Following her near-unanimous praise for that role (though not from the Academy), Watts’ choices were mostly smart ones, earning her first Oscar nomination for the acclaimed downer 21 Grams, landing the role of leading lady in Peter Jackson’s ambitious King Kong remake, chewing the scenery in I Heart Huckabees, and mastering the complexities of cold-bitchery in the criminally under-seen Mother and Child. The snoozy period piece Painted Veil and Fair Game the Hollywood retelling of outed American spy Valerie Plame’s ordeal do have a vaguely off-putting, awards-seeking air about them, but Watts is talented enough to balance, if not overcome, that atmosphere—precisely what she achieves, for better or worse, with The Impossible.
While Watts undoubtedly still has an auspicious career ahead of her—she is, after all, currently filming Diana, playing the beloved, titular Princess of Wales, which could potentially cinch an Oscar for her if the film follows the tried and true formula that delivered Helen Mirren and Meryl Streep their recent trophies—she need be cautious that she doesn’t fall victim to the crisis-of-choice that has crippled many a great, nominated actress post-loss. Case in point: the lovely and versatile Julianne Moore, a four-time nominee, doubly snubbed in 2002 for both Supporting Actress in The Hours and, more egregiously, Best Actress for Far From Heaven (losing the latter to her Hours co-star Nicole Kidman’s prosthetic nose and pout-fueled Virginia Woolf impression). Moore has struggled to regain momentum following that loss, making wayward film choices that seem to betray some anxiety about which role might potentially bring her closer to Oscar; though incredibly prolific over the past decade, she’s only recently begun to leave an impression again, most notably for her dead-on interpretation of Sarah Palin in HBO’s Game Change. How or if that performance will propel her back to the top of the big-screen critical food chain remains to be seen.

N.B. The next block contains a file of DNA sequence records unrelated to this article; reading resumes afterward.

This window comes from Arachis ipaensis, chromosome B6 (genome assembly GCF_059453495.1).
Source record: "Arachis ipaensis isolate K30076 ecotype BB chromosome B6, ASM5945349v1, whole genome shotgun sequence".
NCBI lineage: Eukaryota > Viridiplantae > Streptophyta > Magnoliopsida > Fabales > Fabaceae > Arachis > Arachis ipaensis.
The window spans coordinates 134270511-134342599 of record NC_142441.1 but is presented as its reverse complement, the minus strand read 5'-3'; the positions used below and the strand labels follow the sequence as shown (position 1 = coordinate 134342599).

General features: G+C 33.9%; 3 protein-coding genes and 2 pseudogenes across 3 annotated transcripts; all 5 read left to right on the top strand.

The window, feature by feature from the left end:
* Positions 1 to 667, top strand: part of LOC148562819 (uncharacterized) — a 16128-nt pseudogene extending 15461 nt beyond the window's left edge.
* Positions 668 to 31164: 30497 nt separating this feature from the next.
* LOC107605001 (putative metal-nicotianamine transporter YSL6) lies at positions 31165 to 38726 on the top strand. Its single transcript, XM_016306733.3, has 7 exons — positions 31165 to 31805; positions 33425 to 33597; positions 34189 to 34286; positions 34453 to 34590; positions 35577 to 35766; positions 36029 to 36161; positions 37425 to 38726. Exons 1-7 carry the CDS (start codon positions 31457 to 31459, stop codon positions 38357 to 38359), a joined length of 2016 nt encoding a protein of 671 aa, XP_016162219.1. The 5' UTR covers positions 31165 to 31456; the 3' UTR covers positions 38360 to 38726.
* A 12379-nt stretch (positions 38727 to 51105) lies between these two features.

So, this is a crucial period for Naomi Watts, and it would behoove her to continue to insert herself in challenging films unconcerned with mass appeal. That independent spirit has served her well in the past and elicited unselfconscious, intuitive work on her part. Though far from a Hollywood blockbuster, there’s a pandering, awards-hungry fog that hangs over The Impossible, one that not even Watts can separate herself from. What results is an unshakeable realization that we’re watching Watts pretending to be someone else rather than experiencing the convincing immersion into character we’ve come to expect from her. If by some long shot, Watts emerges victorious on Oscar night, I’ll celebrate, of course, and I’ll giddily, exuberantly ramble that it’s long overdue. But, in the end, 2013 doesn’t seem poised to be her year, and that’s a good thing since an actress of her strengths deserves to be honored for her capabilities, not her competence.